“We believe in the deity of our Lord Jesus Christ, in His virgin birth, in His sinless life, in His miracles, in His vicarious and atoning death through His shed blood, in His bodily resurrection, in His ascension to the right hand of the Father, and in His personal return in power and glory.”

Care Net member centers must agree to offer all services for free, to never perform or refer for abortions, and to refrain from referring “single women for contraceptives.” However, “married women seeking contraceptive information should be urged to seek counsel, along with their husbands, from their pastor and/or physician.”

A document attributed to Care Net that was given to TAI by the National Abortion Federation (the document is not dated, but NAF communications coordinator Andrea Alford said she believes it is from 1995) includes a section labeled, “Guidelines for Working with the CPC.” Among the “Things to Remember” is this point:

We are worshipping and serving Jesus Christ. We are not in the ministry to serve the people, but to worship and serve Him. In worshiping and serving Him, He will enable us to minister to those who come to the CPC. If this focus shifts, the ministry will be less effective.

Care Net would not respond to questions about the authenticity of the document, but nearly identical language currently appears on the website of a Care Net affiliate in St. Cloud, Minn.

Care Net Chief Operating Officer Larry Breeden told TAI in an email that Care Net did not want to participate in this story, but regarding Care Net’s hiring policies, he said:

“Care Net adheres to federal requirements for a faith-based 501(c)3 and adheres to all federal requirements in the hiring process. Care Net is a Christ-centered ministry whose mission is to promote a culture of life within our society in order to serve people facing unplanned pregnancies and related sexual issues.”

Another major anti-abortion pregnancy center network, Heartbeat International, also defines itself as a religious institution.

“We are formed under IRS regulations 501(c)3 as an organization for religious, charitable, and educational purposes,” said Heartbeat International spokesperson Virginia Cline in an email to TAI. “We hire individuals who support our mission, our vision, and our Christian core operational values and beliefs.”

According to its website, “All Heartbeat International polices and materials are consistent with Biblical principles and with orthodox Christian (Catholic, Protestant, and Orthodox) ethical principles and teaching on the dignity of the human person and sanctity of human life.”

Cline says that – unlike with Care Net – individual pregnancy centers affiliated with Heartbeat are not obligated to discriminate based on religion. She said the only requirement regarding their hiring practices is that they must comply with state and federal laws. Affiliates also must pledge to uphold Heartbeat International’s “Commitment of Care and Competence.”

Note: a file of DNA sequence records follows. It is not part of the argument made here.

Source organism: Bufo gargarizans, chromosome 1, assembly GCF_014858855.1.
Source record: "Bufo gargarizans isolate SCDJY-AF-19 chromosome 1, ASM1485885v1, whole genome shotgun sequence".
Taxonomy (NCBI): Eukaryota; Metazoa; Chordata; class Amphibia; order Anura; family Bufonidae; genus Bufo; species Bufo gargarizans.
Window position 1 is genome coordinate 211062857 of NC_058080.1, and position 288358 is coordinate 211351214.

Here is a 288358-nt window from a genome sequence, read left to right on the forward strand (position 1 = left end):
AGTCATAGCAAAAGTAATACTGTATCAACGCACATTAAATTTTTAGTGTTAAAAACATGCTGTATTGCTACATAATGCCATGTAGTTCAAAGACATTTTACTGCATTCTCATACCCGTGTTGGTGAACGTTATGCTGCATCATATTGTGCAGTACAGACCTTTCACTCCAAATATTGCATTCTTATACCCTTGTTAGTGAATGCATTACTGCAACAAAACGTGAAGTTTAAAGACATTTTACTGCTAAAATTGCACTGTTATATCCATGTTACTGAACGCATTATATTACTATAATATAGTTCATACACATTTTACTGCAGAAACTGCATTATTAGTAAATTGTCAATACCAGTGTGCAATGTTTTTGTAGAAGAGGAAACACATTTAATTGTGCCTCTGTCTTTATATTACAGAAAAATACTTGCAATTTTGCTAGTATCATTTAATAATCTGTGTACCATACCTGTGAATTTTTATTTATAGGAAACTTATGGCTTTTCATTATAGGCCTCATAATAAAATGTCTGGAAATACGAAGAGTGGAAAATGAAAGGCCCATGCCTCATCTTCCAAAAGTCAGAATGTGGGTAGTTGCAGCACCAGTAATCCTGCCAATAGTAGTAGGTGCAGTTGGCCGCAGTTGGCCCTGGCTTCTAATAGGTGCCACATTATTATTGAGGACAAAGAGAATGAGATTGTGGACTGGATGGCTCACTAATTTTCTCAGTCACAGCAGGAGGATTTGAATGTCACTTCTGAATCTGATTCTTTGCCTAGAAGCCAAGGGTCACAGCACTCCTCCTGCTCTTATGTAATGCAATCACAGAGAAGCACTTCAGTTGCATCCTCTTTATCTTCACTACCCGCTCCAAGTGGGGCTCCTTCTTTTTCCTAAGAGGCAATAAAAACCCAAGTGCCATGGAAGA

But that doesn’t mean Heartbeat opposes employment discrimination. In a posting on Heartbeat’s job registry, for example, PregnancyCare of Cincinnati states that it is looking for a general manager with “mature Christian faith” who will “set a good personal example of Christ-centered servant leadership.”

The third major CPC network in the U.S. is the National Institute of Family and Life Advocates, based in Fredericksburg, Va. NIFLA was the first CPC network to promote ultrasounds in crisis pregnancy centers and works in tandem with Focus on the Family to transform CPCs into “medical clinics.” Like Heartbeat, NIFLA maintains an online registry for available CPC jobs across the country. Many of the centers – some of which are also affiliated with Care Net or Heartbeat International – are only looking for Christians.

Recent open positions have included: a position for an executive director at Compassion Pregnancy Center in Clinton Township, Mich., who is a “dynamic disciple of Christ”; a position for an executive director at Option’s Women’s Clinic in Helena, Mont., who can “exhibit a strong Christian faith life”; and a position for an executive director at Concord, Calif., who “demonstrates a personal relationship with Jesus Christ as Savior and Lord and has a strong commitment and dedication to the pro-life position, the sanctity of human life, and sexual purity.”

In the abortion wars, Planned Parenthood Federation of America and its affiliates are often portrayed as being in direct conflict with the major CPC networks. Each side has its own powerful political allies, and each has a stake in public policies that can lead to public funding. But among the many key differences between Planned Parenthood clinics and crisis pregnancy centers is in their hiring policies. According to a spokesperson, Planned Parenthood employers do not ask applicants about their religious beliefs, and the organization’s official hiring policy bars discrimination based on religion.